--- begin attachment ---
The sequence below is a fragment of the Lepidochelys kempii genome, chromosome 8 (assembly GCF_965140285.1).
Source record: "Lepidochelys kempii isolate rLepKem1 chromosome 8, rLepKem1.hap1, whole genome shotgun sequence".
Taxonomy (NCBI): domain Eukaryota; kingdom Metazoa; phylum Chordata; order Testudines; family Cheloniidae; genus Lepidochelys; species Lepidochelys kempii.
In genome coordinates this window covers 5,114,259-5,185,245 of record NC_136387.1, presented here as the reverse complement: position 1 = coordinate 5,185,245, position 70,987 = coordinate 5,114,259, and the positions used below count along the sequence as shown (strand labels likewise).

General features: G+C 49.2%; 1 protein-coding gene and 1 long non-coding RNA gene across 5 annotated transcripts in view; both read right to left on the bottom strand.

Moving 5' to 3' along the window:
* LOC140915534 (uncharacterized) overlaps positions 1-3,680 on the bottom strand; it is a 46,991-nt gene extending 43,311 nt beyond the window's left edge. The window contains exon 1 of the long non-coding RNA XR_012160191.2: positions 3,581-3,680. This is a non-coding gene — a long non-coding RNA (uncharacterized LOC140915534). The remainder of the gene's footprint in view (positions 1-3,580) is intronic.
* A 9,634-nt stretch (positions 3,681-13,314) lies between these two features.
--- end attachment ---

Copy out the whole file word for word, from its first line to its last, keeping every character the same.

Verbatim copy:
The sequence below is a fragment of the Lepidochelys kempii genome, chromosome 8 (assembly GCF_965140285.1).
Source record: "Lepidochelys kempii isolate rLepKem1 chromosome 8, rLepKem1.hap1, whole genome shotgun sequence".
Taxonomy (NCBI): domain Eukaryota; kingdom Metazoa; phylum Chordata; order Testudines; family Cheloniidae; genus Lepidochelys; species Lepidochelys kempii.
In genome coordinates this window covers 5,114,259-5,185,245 of record NC_136387.1, presented here as the reverse complement: position 1 = coordinate 5,185,245, position 70,987 = coordinate 5,114,259, and the positions used below count along the sequence as shown (strand labels likewise).

General features: G+C 49.2%; 1 protein-coding gene and 1 long non-coding RNA gene across 5 annotated transcripts in view; both read right to left on the bottom strand.

Moving 5' to 3' along the window:
* LOC140915534 (uncharacterized) overlaps positions 1-3,680 on the bottom strand; it is a 46,991-nt gene extending 43,311 nt beyond the window's left edge. The window contains exon 1 of the long non-coding RNA XR_012160191.2: positions 3,581-3,680. This is a non-coding gene — a long non-coding RNA (uncharacterized LOC140915534). The remainder of the gene's footprint in view (positions 1-3,580) is intronic.
* A 9,634-nt stretch (positions 3,681-13,314) lies between these two features.